August 07 in History Events, Birthdays, & News

To know what happened today in history, famous events occurred, famous birthdays, death days, legend quotes, and historical news on August 07.

August 07

Events on August 07

1556 A UFO appears above Basle in Switzerland.

1830 Louis Philippe is proclaimed King of France on the abdication of Charles X.

1888 A killer, “Jack the Ripper ” murders a London prostitute.

1913 American aviator Samuel Cody becomes Britain’s first air fatality when his plane crashes at Farnborough.

1926 At the first British Grand Prix motor-race, held at Brooklands, the average speed of the winning car was 71.61 mph (115.24 kph).

1929 The Graf-Zeppelin airship takes off for a planned trip around the world.

1931 Legendary jazz pianist, trumpeter, cornet player and composer Bix Beiderbecke dies of pneumonia and alcoholism, only 28.

1938 Death of Konstantin Stanislavsky, the influential Russian theatre director, actor and teacher who founded the Moscow Art Theatre in 1898 and pioneered “method” acting.

Famous Birthdays on August 07

Billy Burke 1885, American actress who is known for her role Glinda the Good Fairy in the film The Wizard of Oz.

Louis Leakey 1903, Kenyan paleontologist who uncovered crucial evidence of man’s early evolution, including a 17,50,000-year-old skull.

RaLph Johnson Bunche 1904, american diplomat who became first Black American to hold an important position in the State Department, helped found the UN and won the Nobel Peace Prize for negotiating the 1949 Arab-Israeli truce.

Roland Kirk 1936, American saxophonist, flautist and composer who could produce a three-part harmony by playing three saxophones simultaneously.

Walter Swinburne 1961, Irish Jockey who won the Derby in 1981 on Shergar.

Historical News on August 07

Say Bye Bye to Little Sooty Sweeps

Say bye bye to little sooty sweeps on August 07
Say bye bye to little sooty sweeps

1840 The British Parliament has passed a law forbidding the indenturing of child sweeps.

Supporters of the bill have waged an emotive campaign against the practice, citing the appalling conditions in which climbing boys live and work.

In addition to the risk of serious accidents and misshapen limbs from climbing chimneys, the boys are also liable to suffer respiratory disease and cancer of the groin as a result of the fumes and soot.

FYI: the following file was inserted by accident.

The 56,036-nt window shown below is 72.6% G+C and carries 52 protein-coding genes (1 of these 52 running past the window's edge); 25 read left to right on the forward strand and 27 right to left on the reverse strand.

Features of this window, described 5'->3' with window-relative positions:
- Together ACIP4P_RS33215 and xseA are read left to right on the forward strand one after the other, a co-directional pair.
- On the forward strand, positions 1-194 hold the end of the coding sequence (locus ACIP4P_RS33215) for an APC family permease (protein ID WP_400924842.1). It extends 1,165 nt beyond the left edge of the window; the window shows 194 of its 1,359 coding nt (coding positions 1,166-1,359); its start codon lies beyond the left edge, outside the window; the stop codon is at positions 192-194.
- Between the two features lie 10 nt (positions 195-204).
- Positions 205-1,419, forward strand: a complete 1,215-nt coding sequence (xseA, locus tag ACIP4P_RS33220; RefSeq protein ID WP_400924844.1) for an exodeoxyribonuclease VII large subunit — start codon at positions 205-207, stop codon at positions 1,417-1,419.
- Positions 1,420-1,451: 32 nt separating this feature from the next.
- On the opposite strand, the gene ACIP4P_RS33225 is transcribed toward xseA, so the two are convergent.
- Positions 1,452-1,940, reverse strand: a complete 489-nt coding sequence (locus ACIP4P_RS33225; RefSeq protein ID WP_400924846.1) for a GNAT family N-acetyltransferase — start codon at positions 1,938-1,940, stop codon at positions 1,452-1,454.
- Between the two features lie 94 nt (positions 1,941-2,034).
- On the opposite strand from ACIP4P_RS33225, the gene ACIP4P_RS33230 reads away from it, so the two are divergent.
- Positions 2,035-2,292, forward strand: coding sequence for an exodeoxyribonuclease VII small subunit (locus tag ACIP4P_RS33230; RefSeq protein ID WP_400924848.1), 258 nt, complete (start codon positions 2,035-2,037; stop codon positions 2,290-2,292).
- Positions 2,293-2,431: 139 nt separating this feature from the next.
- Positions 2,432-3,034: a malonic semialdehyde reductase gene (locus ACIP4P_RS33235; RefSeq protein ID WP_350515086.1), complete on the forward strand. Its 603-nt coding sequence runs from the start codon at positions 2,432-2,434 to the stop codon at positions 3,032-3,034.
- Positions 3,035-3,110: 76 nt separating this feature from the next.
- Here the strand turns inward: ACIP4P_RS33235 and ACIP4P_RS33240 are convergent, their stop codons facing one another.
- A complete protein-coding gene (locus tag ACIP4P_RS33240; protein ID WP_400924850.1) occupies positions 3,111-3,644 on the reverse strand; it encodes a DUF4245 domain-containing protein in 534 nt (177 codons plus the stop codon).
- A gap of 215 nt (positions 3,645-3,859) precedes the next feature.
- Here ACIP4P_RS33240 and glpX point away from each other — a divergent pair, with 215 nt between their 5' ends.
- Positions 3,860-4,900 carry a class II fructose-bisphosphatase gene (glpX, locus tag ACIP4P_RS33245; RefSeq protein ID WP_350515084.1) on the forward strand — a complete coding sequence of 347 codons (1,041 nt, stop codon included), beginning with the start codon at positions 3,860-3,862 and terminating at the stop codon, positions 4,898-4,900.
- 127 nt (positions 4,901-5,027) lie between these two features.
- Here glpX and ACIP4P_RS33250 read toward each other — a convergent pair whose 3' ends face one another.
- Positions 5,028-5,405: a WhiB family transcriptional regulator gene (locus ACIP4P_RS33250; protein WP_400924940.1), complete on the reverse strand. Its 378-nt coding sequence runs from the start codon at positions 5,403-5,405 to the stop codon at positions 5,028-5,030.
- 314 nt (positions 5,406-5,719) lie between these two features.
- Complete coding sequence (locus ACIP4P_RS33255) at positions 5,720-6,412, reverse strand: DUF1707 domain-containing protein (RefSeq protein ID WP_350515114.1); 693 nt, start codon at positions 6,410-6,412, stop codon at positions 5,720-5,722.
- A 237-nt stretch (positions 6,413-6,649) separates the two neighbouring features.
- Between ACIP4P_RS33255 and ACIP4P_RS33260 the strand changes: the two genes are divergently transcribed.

Some masters, it is claimed, deliberately starve their lads to keep them undersized, and reluctant climbing boys are driven up narrow flues by pricking or scorching the soles of their feet.

Until an efficient sweeping machine is patented, however, there is every likelihood of the trade continuing unabated, especially if the new law is not strictly enforced.

Central cooling

1987 The leaders of Nicaragua, El Salvador, Guatemala, Honduras, and Costa Rica signed a 14-page peace plan in Guatemala City today which aims to settle the 10-year-old conflict in the region.

The plan, the brainchild of Costa Rica’s dynamic young President Oscar Arias, calls for a ceasefire in Nicaragua, El Salvador, and Guatemala, an end to all foreign involvement in the region’s affairs, including US sponsorship of the Nicaraguan Contra guerrillas, and an amnesty for political prisoners.

No more fine messes

Oliver Hardy no more fine messes on August 07
Oliver Hardy no more fine messes

1957 Oliver Hardy, the fat one in the Laurel and Hardy comic-duo, died of a stroke today, aged 65.

Born in Harlem, Georgia, Ollie (real name Norvell) stumbled into films by chance after a series of career failures, including law and medicine.

He made little headway in Hollywood until in 1927 producer Hal Roach teamed him with British-born ex-Vaudeville trooper Stan Laurel (Arthur Stanley Jefferson) in a comedy short, Putting Pants on Philip.

From the start, there was never any argument between the two men, despite Laurel’s insistence on earning twice as much as his partner.

While Laurel would spend hours rewriting scripts and involve himself in directing their films, the easygoing Hardy would head for the race track or golf course.

The creativity that Laurel brought to the partnership was matched by Hardy’s ineffable presence on screen, however.

Laurel, now 67, is reportedly devastated by the news of Hardy’s death.

US Embassies in Africa Bombed

1998 At least 200 people have been killed and over 1,000 injured in explosions at the US embassies in Kenya and Tanzania, which took place within minutes of each other.

No one has claimed responsibility for the blasts but US officials believe the attacks were the work of Osama bin Laden, an Islamic Muslim fundamentalist.

The first blast occurred in the Tanzanian capital Dar es Salaam and caused widespread devastation, destroying the reception area of the embassy.

The second, five minutes later, was in Nairobi, the capital of Kenya.

The explosion demolished a five-story office block, which crashed down onto the embassy next door.

The US embassy was badly damaged and its bomb-proof doors ripped off.

Two passing buses were also wrecked.

Volunteers have worked hard to pull survivors from the rubble and cranes are freeing those who are trapped.

1987 In an unexpected move, Dr. David Owen announced his resignation yesterday as leader of Britain’s Social Democratic Party.

The decision comes in the wake of his party’s vote for a merger with the Liberal Party.

Dr Owen, one of the original “Gang of Four” who abandoned the Labour Party to set up the SDP in 1981, is vehemently opposed to such a union.

A breakaway Social Democratic party with Dr. Owen at the helm is on the cards, although the idea of a fourth political party is being ridiculed as pie in the sky.

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